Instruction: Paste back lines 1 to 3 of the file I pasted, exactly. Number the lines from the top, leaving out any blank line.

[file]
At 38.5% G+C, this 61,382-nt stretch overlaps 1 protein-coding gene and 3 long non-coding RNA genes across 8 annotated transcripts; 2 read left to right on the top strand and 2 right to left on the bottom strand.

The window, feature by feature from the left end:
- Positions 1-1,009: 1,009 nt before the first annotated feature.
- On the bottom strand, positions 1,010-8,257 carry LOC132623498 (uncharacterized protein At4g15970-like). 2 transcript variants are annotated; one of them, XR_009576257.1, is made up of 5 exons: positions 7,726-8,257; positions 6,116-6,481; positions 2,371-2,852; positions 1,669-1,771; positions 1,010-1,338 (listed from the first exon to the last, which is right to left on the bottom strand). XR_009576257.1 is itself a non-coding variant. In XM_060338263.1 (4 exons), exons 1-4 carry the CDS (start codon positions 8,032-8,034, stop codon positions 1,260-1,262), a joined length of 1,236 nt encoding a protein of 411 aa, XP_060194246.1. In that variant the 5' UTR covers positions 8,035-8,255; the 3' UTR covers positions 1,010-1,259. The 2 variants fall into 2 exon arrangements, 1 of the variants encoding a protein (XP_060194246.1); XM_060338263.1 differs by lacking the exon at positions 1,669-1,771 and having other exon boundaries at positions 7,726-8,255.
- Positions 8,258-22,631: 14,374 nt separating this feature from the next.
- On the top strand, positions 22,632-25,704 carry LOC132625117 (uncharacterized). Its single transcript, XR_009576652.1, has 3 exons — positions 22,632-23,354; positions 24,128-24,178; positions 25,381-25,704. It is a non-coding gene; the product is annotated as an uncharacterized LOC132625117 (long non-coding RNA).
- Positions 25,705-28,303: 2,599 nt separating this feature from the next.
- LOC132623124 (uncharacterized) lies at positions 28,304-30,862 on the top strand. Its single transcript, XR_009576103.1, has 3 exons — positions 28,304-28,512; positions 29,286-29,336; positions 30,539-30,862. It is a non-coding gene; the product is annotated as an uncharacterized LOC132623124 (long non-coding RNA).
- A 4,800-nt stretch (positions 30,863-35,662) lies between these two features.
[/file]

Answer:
At 38.5% G+C, this 61,382-nt stretch overlaps 1 protein-coding gene and 3 long non-coding RNA genes across 8 annotated transcripts; 2 read left to right on the top strand and 2 right to left on the bottom strand.

The window, feature by feature from the left end:
- Positions 1-1,009: 1,009 nt before the first annotated feature.